Zoolog.", Jan., 1851), briefly gives his reason for believing that specific characters "sont fixés, pour chaque espèce, tant qu’elle se perpétue au milieu des mêmes circonstances: ils se modifient, si les circonstances ambiantes viennent à changer." "En résumé, l’observation des animaux sauvages démontre déjà la variabilité limitée des espèces. Les expériences sur les animaux sauvages devenus domestiques, et sur les animaux domestiques redevenus sauvages, la démontrent plus clairment encore. Ces mêmes expériences prouvent, de plus, que les différences produites peuvent être de valeur générique."" In his "Hist. Nat. Générale" (tom. ii, p. 430, 1859) he amplifies analogous conclusions.
From a circular lately issued it appears that Dr. Freke, in 1851 ("Dublin Medical Press", p. 322), propounded the doctrine that all organic beings have descended from one primordial form. His grounds of belief and treatment of the subject are wholly different from mine; but as Dr. Freke has now (1861) published his Essay on the "Origin of Species by means of Organic Affinity", the difficult attempt to give any idea of his views would be superfluous on my part.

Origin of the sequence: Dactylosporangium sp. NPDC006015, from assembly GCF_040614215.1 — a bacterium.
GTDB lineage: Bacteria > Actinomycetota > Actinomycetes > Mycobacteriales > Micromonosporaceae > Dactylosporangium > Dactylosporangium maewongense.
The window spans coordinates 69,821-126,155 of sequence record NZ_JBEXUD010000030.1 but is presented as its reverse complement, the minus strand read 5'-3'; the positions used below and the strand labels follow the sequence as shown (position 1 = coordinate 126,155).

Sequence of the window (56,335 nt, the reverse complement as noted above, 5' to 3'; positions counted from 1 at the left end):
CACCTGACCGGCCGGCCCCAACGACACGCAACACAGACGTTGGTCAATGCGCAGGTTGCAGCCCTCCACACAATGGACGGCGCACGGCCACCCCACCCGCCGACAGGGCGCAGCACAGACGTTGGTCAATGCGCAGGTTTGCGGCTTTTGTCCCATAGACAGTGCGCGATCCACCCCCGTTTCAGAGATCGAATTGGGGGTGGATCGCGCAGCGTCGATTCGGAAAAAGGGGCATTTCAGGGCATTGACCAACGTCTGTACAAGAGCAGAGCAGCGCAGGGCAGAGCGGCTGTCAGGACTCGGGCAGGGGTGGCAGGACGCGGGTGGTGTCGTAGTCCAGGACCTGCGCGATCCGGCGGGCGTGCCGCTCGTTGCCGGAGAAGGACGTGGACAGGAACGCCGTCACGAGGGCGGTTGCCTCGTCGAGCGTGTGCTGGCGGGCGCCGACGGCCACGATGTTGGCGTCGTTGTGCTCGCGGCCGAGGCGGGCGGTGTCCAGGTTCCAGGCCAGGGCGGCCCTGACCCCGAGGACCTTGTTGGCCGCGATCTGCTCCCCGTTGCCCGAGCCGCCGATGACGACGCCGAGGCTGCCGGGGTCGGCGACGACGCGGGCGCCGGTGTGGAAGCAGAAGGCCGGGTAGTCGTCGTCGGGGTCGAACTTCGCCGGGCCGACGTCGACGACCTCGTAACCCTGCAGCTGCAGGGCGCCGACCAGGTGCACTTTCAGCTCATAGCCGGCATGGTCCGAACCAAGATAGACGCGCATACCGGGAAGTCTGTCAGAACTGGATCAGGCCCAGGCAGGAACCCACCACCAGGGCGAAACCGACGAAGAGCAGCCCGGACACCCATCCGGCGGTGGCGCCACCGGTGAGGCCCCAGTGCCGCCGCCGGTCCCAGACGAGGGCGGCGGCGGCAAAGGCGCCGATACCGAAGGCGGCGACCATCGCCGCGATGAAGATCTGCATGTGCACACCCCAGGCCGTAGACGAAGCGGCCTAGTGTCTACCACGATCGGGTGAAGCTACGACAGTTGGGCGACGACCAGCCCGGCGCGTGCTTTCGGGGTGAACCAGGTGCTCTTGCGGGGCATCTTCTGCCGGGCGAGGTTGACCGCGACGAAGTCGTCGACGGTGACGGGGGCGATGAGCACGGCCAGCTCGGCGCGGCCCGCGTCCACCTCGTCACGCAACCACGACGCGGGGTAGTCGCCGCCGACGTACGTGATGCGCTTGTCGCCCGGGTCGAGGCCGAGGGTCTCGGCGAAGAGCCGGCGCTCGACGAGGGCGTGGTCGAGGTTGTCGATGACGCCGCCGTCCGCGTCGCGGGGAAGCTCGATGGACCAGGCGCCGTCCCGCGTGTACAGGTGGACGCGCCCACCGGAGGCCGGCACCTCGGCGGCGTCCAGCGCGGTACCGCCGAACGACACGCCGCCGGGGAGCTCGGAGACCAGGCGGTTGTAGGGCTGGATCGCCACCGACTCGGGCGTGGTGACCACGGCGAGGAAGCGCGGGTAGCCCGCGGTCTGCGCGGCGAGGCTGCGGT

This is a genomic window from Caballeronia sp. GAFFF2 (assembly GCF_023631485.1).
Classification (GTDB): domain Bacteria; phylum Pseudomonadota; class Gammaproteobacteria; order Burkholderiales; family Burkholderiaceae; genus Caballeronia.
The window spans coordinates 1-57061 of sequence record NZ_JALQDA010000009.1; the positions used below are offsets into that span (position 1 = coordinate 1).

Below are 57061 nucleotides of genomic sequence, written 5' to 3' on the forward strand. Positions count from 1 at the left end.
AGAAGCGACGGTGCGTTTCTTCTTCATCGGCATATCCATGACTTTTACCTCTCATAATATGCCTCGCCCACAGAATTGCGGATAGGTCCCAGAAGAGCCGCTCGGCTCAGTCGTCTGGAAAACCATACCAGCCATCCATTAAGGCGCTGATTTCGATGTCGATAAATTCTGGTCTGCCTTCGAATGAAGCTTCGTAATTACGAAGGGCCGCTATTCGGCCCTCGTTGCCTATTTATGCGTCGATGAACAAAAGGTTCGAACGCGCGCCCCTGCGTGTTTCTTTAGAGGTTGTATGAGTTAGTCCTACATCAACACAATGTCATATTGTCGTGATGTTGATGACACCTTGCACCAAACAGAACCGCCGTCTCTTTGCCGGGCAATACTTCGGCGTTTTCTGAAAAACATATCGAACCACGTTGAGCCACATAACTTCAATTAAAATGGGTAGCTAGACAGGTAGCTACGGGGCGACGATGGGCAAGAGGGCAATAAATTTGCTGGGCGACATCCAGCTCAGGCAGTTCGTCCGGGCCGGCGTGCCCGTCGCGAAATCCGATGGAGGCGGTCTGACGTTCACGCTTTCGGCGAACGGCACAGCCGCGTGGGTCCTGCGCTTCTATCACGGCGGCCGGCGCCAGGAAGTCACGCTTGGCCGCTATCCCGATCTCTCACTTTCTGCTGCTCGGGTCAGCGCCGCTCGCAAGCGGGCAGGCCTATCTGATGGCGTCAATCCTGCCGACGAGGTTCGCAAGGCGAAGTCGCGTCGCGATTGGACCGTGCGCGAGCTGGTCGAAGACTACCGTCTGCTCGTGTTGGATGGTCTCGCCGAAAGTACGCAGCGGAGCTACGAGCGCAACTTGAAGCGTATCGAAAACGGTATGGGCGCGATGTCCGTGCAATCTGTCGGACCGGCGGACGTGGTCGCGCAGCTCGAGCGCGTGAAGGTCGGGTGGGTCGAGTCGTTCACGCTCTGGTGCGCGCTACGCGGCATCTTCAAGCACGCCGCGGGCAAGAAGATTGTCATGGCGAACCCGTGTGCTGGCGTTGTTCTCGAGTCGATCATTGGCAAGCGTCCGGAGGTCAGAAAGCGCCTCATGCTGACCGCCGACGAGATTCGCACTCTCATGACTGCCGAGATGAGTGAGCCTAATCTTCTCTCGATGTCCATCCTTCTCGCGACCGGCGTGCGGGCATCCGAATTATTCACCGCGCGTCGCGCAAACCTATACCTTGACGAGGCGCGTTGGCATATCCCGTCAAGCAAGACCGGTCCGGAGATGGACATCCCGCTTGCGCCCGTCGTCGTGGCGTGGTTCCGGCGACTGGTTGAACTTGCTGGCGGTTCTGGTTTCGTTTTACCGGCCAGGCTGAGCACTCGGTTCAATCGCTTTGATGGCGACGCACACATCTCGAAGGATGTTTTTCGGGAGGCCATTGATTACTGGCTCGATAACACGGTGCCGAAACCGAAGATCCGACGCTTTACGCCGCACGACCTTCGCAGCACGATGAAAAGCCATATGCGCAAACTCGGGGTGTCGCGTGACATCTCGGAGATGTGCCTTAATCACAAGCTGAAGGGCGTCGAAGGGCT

Mr. Herbert Spencer, in an Essay (originally published in the "Leader", March, 1852, and republished in his "Essays", in 1858), has contrasted the theories of the Creation and the Development of organic beings with remarkable skill and force. He argues from the analogy of domestic productions, from the changes which the embryos of many species undergo, from the difficulty of distinguishing species and varieties, and from the principle of general gradation, that species have been modified; and he attributes the modification to the change of circumstances. The author (1855) has also treated Psychology on the principle of the necessary acquirement of each mental power and capacity by gradation.
In 1852 M. Naudin, a distinguished botanist, expressly stated, in an admirable paper on the Origin of Species ("Revue Horticole", page 102; since partly republished in the "Nouvelles Archives du Museum", tom. i, p. 171), his belief that species are formed in an analogous manner as varieties are under cultivation; and the latter process he attributes to man's power of selection. But he does not show how selection acts under nature. He believes, like Dean Herbert, that species, when nascent, were more plastic than at present. He lays weight on what he calls the principle of finality, "puissance mystérieuse, indéterminée; fatalité pour les uns; pour les autres, volonté providentielle, dont l'action incessante sur les êtres vivantes détermine, a toutes les époques de l'existence du monde, la forme, le volume, et la durée de chacun d'eux, en raison